EMPAC’s 220,000 square-foot center is a signature work of architecture that brings together four main venues as well as many smaller studios and lab spaces under one roof. All can be used independently and simultaneously, allowing EMPAC to present events, host student gatherings, and dedicate space to research and residencies – all at one time. EMPAC includes many firsts and exceptional attributes in the fields of acoustics, structural integrity, theatrical presentation, and digital media. High-bandwidth computer, audio and video networks create a technical infrastructure unlike any other performing arts centers. And, when linked to Rensselaer’s CCNI supercomputer, EMPAC’s superb venues provide opportunities for research that surpass those of most other media research centers. History, Design + Construction
In March 2001, Rensselaer initiated a competition by inviting four of the world’s leading architects to submit a design. A distinguished jury selected Grimshaw, a London-based firm founded by Sir Nicholas Grimshaw, whose work is characterized by spatial and organizational clarity, flexibility, innovation, and a rigorous approach to detail. Grimshaw’s emphasis on the research and application of new materials and construction techniques is amply demonstrated in EMPAC.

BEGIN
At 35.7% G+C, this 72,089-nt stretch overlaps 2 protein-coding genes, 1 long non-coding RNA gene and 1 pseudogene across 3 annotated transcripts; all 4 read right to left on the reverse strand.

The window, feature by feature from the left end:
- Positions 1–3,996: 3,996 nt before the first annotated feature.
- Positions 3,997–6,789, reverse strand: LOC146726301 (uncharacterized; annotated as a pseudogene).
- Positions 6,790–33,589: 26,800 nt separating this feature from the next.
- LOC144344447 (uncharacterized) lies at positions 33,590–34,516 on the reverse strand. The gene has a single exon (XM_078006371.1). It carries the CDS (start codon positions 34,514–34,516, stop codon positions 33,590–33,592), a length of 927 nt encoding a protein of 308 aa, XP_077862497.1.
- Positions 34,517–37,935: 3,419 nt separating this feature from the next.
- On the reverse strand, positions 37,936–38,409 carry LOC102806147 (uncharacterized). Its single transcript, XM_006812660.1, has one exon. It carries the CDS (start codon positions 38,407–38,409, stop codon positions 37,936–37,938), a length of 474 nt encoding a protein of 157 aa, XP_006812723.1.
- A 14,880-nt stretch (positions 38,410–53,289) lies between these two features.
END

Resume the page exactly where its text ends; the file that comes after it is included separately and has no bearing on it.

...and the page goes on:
Design and construction of the building required the collaboration of experts and firms in a variety of disciplines including:
- Buro Happold (Structural & Service Engineer)
- Kirkegaard Associates (Acoustician)
- Fisher Dachs Associates (Theatre Consultant)
- Turner Construction Company (Construction Manager)